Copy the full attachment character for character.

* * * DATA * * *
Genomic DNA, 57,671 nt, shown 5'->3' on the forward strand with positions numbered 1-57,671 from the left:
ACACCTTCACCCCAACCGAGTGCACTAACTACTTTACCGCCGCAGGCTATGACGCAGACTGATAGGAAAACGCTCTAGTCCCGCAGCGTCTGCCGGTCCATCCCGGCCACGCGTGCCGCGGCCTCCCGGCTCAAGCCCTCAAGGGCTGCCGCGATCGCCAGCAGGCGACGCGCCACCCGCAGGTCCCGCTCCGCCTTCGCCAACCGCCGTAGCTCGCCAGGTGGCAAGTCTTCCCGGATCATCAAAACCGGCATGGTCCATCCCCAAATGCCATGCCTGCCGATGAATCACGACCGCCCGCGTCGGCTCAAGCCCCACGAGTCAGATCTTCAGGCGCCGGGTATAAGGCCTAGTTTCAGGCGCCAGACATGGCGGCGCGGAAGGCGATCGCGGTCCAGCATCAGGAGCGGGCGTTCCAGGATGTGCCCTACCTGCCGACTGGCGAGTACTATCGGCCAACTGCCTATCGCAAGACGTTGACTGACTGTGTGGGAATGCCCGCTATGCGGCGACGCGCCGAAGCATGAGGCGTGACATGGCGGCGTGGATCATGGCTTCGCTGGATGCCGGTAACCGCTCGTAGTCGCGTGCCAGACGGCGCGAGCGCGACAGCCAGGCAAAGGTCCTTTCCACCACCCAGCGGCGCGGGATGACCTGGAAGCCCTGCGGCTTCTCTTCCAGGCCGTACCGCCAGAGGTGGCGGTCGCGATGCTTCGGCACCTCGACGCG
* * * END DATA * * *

Genomic DNA, 57,671 nt, shown 5'->3' on the forward strand with positions numbered 1-57,671 from the left:
ACACCTTCACCCCAACCGAGTGCACTAACTACTTTACCGCCGCAGGCTATGACGCAGACTGATAGGAAAACGCTCTAGTCCCGCAGCGTCTGCCGGTCCATCCCGGCCACGCGTGCCGCGGCCTCCCGGCTCAAGCCCTCAAGGGCTGCCGCGATCGCCAGCAGGCGACGCGCCACCCGCAGGTCCCGCTCCGCCTTCGCCAACCGCCGTAGCTCGCCAGGTGGCAAGTCTTCCCGGATCATCAAAACCGGCATGGTCCATCCCCAAATGCCATGCCTGCCGATGAATCACGACCGCCCGCGTCGGCTCAAGCCCCACGAGTCAGATCTTCAGGCGCCGGGTATAAGGCCTAGTTTCAGGCGCCAGACATGGCGGCGCGGAAGGCGATCGCGGTCCAGCATCAGGAGCGGGCGTTCCAGGATGTGCCCTACCTGCCGACTGGCGAGTACTATCGGCCAACTGCCTATCGCAAGACGTTGACTGACTGTGTGGGAATGCCCGCTATGCGGCGACGCGCCGAAGCATGAGGCGTGACATGGCGGCGTGGATCATGGCTTCGCTGGATGCCGGTAACCGCTCGTAGTCGCGTGCCAGACGGCGCGAGCGCGACAGCCAGGCAAAGGTCCTTTCCACCACCCAGCGGCGCGGGATGACCTGGAAGCCCTGCGGCTTCTCTTCCAGGCCGTACCGCCAGAGGTGGCGGTCGCGATGCTTCGGCACCTCGACGCG